Luckily booksellers are brave and mighty, and also very attractive and sexually well endowed, so we just took it on the chin. C’est la vie, we said, educatedly. Six swings and half a dozen roundabouts, innit? All’s fair in love and war. We could not compete with the big boys so we went to the wall. That’s the law of the jungle, albeit some sort of weird jungle that has walls and swings and roundabouts in it, and where everyone speaks French.


Fast forward a bit though and it transpired that Borders’ business model was not particularly robust either. That whole chain disappeared, as did Comet. Even Tesco appear slightly more strapped for cash now than they used to. The retail park currently looks grimmer than ever, and it’s always looked quite grim. It is not a place that you go to for fun, and I am left to wonder what would Inverness town centre be like now if, fifteen years ago, the investment had been made there rather than a mile up the A96.


Because Inverness city centre is a shocking mess as it stands. It’s like that chaotic, dystopian version of Hill Valley from one of the futures in Back To The Future Part II. There is an enclave of bright light and warmth in the Eastgate Shopping Centre like Elysium in that film Elysium, but it only serves to highlight how squalid the rest of town is.


There is so much deep beauty in Inverness that it makes me weep metaphorical, non-real tears at how grimy and stinking and decayed we have let it become. I used to be proud to show my home to visitors, but now I dread to think what people think the first time they step off the bus or the train.


There is an air of a place that has just let itself go. The municipal equivalent of a man alone in a bedsit living amid the detritus of fast food packages and empty bottles and cans.


In 2015 Inverness is not, in any analysis, lovely.


Failte gu Inbhir Nis! Welcome to Inverness!

Failte gu Inbhir Nis! Welcome to Inverness!


But I only brought frankincense and myrrh

But I only brought frankincense and myrrh


Gold! Always believe in your soul

Gold! Always believe in your soul


Crack Generator

Crack Generator

Ladbrokes & Paddy Power with a William Hill just over the road. Not enough choice? Worry not. There are two more branches of Brokelads just round the corner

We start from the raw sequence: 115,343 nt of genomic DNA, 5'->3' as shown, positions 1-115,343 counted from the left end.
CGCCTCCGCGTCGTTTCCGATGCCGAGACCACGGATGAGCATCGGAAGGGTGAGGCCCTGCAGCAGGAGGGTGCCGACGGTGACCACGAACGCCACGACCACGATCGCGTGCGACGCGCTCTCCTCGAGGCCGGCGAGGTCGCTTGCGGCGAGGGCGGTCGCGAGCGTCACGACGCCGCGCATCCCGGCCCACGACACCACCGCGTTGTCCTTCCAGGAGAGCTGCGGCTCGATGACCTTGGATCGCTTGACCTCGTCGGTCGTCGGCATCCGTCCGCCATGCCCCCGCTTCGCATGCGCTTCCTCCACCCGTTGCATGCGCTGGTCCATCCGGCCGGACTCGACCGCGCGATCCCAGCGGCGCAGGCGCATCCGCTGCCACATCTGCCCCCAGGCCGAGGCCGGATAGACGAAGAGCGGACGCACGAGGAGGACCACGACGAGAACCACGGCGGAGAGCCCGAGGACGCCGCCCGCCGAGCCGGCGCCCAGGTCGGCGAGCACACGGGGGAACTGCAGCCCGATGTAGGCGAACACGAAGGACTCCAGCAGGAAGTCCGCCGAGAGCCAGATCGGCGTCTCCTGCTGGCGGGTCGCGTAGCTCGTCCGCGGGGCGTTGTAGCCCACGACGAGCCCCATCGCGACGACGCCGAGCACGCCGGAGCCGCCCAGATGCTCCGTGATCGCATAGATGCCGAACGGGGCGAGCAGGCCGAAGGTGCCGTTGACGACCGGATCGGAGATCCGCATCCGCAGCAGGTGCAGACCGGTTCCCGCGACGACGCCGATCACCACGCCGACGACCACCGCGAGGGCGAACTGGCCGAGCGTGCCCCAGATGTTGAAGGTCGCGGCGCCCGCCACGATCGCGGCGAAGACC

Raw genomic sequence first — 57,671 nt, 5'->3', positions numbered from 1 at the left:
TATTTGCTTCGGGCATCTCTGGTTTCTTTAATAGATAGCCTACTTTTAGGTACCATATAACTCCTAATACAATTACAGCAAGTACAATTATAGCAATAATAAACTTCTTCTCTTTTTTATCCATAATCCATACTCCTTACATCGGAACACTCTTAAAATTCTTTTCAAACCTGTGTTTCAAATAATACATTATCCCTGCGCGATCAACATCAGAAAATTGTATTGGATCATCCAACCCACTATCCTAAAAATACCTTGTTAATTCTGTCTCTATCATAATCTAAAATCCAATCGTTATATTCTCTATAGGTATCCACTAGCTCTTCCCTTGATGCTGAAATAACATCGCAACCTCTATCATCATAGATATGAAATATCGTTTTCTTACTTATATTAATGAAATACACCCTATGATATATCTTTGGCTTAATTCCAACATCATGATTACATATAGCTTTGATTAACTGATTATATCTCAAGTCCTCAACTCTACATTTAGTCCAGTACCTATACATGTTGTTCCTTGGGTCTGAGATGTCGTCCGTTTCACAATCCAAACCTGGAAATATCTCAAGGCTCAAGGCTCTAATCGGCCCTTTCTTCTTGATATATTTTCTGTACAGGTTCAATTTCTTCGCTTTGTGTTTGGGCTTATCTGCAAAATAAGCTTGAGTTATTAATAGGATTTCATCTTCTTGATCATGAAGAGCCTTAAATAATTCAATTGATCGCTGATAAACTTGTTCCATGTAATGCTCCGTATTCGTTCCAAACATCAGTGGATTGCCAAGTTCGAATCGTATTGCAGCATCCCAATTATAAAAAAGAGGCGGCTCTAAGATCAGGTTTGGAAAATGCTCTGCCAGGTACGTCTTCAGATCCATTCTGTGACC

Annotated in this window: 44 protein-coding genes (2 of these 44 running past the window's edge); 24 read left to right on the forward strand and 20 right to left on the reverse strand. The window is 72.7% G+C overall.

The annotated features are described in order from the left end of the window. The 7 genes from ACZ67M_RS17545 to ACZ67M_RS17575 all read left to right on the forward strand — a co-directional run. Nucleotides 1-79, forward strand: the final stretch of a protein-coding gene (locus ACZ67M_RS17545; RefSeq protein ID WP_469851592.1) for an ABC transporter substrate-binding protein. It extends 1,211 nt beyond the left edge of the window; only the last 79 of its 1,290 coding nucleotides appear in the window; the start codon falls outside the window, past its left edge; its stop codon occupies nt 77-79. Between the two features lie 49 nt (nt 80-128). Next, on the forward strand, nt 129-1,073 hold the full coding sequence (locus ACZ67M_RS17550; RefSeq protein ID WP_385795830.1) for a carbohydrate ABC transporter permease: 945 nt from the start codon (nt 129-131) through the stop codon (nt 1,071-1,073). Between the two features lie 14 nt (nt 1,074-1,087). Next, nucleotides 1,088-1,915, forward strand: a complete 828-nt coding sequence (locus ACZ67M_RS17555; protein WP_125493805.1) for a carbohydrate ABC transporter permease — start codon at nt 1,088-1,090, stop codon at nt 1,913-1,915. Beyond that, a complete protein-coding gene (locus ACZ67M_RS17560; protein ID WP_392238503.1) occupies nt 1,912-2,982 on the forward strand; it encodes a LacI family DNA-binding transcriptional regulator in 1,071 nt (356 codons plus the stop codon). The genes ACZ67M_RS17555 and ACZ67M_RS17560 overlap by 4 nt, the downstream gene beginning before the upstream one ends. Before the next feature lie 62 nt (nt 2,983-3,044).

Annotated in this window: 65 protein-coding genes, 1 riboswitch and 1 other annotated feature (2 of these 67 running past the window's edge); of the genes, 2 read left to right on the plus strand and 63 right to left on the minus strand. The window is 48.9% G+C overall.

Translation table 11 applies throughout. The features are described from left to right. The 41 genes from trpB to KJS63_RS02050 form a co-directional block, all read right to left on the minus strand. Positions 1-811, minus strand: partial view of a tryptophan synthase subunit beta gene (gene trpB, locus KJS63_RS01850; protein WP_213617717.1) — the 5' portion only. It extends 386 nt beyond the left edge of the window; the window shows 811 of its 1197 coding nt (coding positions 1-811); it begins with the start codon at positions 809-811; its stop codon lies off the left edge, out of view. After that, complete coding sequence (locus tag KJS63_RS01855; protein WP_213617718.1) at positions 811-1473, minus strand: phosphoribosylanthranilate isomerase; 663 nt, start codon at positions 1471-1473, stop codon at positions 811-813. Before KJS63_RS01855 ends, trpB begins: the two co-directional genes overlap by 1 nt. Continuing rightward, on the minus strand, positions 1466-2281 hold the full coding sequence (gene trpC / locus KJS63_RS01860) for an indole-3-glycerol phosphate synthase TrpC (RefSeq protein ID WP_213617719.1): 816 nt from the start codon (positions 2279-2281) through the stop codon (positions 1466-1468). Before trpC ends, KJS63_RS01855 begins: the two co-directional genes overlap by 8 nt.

Ladbrokes & Paddy Power with a William Hill just over the road. Not enough choice? Worry not. There are two more branches of Brokelads just round the corner

Thins and Oddbins. Don't bother looking for them. They're not there any more

Thins and Oddbins. Don’t bother looking for them. They’re not there any more




Most of the problems are not unique to Inverness of course and I do not mean to lay all of the blame at the feet of short-sighted city centre management over a decade ago, much though I think they could have helped. In fact there is every sign now that the council are keen to renovate in the city centre where they can.


If I am going to point my blame-thrower, and I feel certain that I am, then it would be squarely in the direction of capitalism. The whole inadequate, wormy orthodoxy of capitalism. Seriously, how much longer are we going to have to pretend that the free market is the answer to everything, and that unregulated competition somehow contributes to the gaiety of nations?


I write this on the day that Ed Davey, the Lib Dem Energy Minister of this purulent government, is smearing his sneery face all over the news telling us that we are howling lunatics for not changing our energy suppliers on a monthly basis. I have paraphrased him to a degree. In doing this he is echoing the disdain of the man I had round a few weeks ago from Scottish Gas to service my gas central heating who was frankly incredulous that I bought my gas from his gas-selling organisation. His point, and Ed Davey’s, is that I could save two hundred pounds a year by paying attention to my gas supplier. Now two hundred pounds is real money. You would have to be the howling lunatic that Ed Davey didn’t quite say to turn down two hundred quid.


My point, not a good one perhaps and certainly not one I made to my gas man for reasons of personal meekness, goes roughly along the lines of I DON’T BELIEVE YOU!